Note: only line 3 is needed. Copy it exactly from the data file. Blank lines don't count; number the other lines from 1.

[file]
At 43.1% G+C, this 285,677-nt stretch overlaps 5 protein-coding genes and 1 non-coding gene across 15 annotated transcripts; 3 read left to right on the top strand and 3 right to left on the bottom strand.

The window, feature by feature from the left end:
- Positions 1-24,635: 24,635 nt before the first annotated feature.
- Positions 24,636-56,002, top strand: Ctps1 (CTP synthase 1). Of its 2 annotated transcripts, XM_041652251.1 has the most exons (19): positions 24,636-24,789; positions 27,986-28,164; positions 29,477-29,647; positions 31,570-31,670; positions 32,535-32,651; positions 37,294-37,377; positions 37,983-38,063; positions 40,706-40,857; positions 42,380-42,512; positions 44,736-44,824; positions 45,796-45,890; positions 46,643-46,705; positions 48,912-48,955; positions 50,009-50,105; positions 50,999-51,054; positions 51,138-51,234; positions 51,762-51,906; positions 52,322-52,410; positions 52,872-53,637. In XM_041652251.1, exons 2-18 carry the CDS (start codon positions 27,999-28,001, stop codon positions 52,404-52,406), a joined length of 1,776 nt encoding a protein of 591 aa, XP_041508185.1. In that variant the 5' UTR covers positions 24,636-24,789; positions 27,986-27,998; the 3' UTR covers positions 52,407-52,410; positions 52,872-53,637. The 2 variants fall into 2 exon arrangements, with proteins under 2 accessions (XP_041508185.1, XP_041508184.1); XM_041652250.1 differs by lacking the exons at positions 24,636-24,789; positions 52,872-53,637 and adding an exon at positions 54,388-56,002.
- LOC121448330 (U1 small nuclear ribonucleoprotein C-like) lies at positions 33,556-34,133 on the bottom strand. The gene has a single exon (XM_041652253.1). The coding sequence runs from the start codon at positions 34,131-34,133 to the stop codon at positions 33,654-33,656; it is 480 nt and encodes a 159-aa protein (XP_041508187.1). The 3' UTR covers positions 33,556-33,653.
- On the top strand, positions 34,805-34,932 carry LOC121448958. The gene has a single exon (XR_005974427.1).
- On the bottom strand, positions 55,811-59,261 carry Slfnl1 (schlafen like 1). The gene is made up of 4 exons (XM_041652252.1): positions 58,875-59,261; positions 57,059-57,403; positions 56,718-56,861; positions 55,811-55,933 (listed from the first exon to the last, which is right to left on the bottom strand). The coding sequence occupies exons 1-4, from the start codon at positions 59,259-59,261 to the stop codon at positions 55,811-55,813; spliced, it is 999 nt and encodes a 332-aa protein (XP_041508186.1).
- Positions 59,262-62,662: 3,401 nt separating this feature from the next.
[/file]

- Positions 1-24,635: 24,635 nt before the first annotated feature.